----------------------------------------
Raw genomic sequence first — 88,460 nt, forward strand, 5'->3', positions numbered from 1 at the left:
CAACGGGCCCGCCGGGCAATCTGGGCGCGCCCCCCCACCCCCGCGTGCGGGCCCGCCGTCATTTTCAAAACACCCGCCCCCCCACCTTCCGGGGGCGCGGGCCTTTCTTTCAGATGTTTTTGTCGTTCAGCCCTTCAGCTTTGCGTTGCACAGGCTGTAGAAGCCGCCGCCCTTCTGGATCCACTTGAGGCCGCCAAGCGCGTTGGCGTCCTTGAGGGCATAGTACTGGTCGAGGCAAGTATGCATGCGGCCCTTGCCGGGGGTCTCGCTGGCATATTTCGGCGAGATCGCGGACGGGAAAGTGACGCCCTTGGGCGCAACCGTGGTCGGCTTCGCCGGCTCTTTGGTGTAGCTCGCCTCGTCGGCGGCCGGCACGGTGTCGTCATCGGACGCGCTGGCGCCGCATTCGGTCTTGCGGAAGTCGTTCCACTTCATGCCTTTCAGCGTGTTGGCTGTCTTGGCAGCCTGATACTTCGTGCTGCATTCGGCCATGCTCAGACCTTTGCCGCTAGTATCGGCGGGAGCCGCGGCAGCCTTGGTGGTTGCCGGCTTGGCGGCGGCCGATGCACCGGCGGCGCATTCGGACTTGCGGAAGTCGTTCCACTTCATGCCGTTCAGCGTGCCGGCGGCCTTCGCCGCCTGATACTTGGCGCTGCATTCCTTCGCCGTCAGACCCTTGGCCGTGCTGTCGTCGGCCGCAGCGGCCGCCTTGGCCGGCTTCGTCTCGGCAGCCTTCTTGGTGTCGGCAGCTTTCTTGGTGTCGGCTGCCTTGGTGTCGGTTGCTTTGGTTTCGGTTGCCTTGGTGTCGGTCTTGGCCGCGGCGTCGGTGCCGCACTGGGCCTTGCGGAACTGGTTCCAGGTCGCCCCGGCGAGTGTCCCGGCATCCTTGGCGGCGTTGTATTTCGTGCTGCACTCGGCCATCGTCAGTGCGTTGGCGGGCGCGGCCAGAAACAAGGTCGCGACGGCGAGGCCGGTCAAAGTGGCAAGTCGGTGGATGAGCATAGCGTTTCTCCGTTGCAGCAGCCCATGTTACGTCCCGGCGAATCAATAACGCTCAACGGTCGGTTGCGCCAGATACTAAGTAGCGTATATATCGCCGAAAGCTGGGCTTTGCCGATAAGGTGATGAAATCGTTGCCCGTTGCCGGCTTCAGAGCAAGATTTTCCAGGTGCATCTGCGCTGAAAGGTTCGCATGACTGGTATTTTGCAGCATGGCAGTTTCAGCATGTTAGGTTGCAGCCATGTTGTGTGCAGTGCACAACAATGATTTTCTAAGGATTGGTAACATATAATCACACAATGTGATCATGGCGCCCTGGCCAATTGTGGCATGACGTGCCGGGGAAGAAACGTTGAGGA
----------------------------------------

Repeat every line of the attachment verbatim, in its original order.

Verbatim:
Raw genomic sequence first — 88,460 nt, forward strand, 5'->3', positions numbered from 1 at the left:
CAACGGGCCCGCCGGGCAATCTGGGCGCGCCCCCCCACCCCCGCGTGCGGGCCCGCCGTCATTTTCAAAACACCCGCCCCCCCACCTTCCGGGGGCGCGGGCCTTTCTTTCAGATGTTTTTGTCGTTCAGCCCTTCAGCTTTGCGTTGCACAGGCTGTAGAAGCCGCCGCCCTTCTGGATCCACTTGAGGCCGCCAAGCGCGTTGGCGTCCTTGAGGGCATAGTACTGGTCGAGGCAAGTATGCATGCGGCCCTTGCCGGGGGTCTCGCTGGCATATTTCGGCGAGATCGCGGACGGGAAAGTGACGCCCTTGGGCGCAACCGTGGTCGGCTTCGCCGGCTCTTTGGTGTAGCTCGCCTCGTCGGCGGCCGGCACGGTGTCGTCATCGGACGCGCTGGCGCCGCATTCGGTCTTGCGGAAGTCGTTCCACTTCATGCCTTTCAGCGTGTTGGCTGTCTTGGCAGCCTGATACTTCGTGCTGCATTCGGCCATGCTCAGACCTTTGCCGCTAGTATCGGCGGGAGCCGCGGCAGCCTTGGTGGTTGCCGGCTTGGCGGCGGCCGATGCACCGGCGGCGCATTCGGACTTGCGGAAGTCGTTCCACTTCATGCCGTTCAGCGTGCCGGCGGCCTTCGCCGCCTGATACTTGGCGCTGCATTCCTTCGCCGTCAGACCCTTGGCCGTGCTGTCGTCGGCCGCAGCGGCCGCCTTGGCCGGCTTCGTCTCGGCAGCCTTCTTGGTGTCGGCAGCTTTCTTGGTGTCGGCTGCCTTGGTGTCGGTTGCTTTGGTTTCGGTTGCCTTGGTGTCGGTCTTGGCCGCGGCGTCGGTGCCGCACTGGGCCTTGCGGAACTGGTTCCAGGTCGCCCCGGCGAGTGTCCCGGCATCCTTGGCGGCGTTGTATTTCGTGCTGCACTCGGCCATCGTCAGTGCGTTGGCGGGCGCGGCCAGAAACAAGGTCGCGACGGCGAGGCCGGTCAAAGTGGCAAGTCGGTGGATGAGCATAGCGTTTCTCCGTTGCAGCAGCCCATGTTACGTCCCGGCGAATCAATAACGCTCAACGGTCGGTTGCGCCAGATACTAAGTAGCGTATATATCGCCGAAAGCTGGGCTTTGCCGATAAGGTGATGAAATCGTTGCCCGTTGCCGGCTTCAGAGCAAGATTTTCCAGGTGCATCTGCGCTGAAAGGTTCGCATGACTGGTATTTTGCAGCATGGCAGTTTCAGCATGTTAGGTTGCAGCCATGTTGTGTGCAGTGCACAACAATGATTTTCTAAGGATTGGTAACATATAATCACACAATGTGATCATGGCGCCCTGGCCAATTGTGGCATGACGTGCCGGGGAAGAAACGTTGAGGA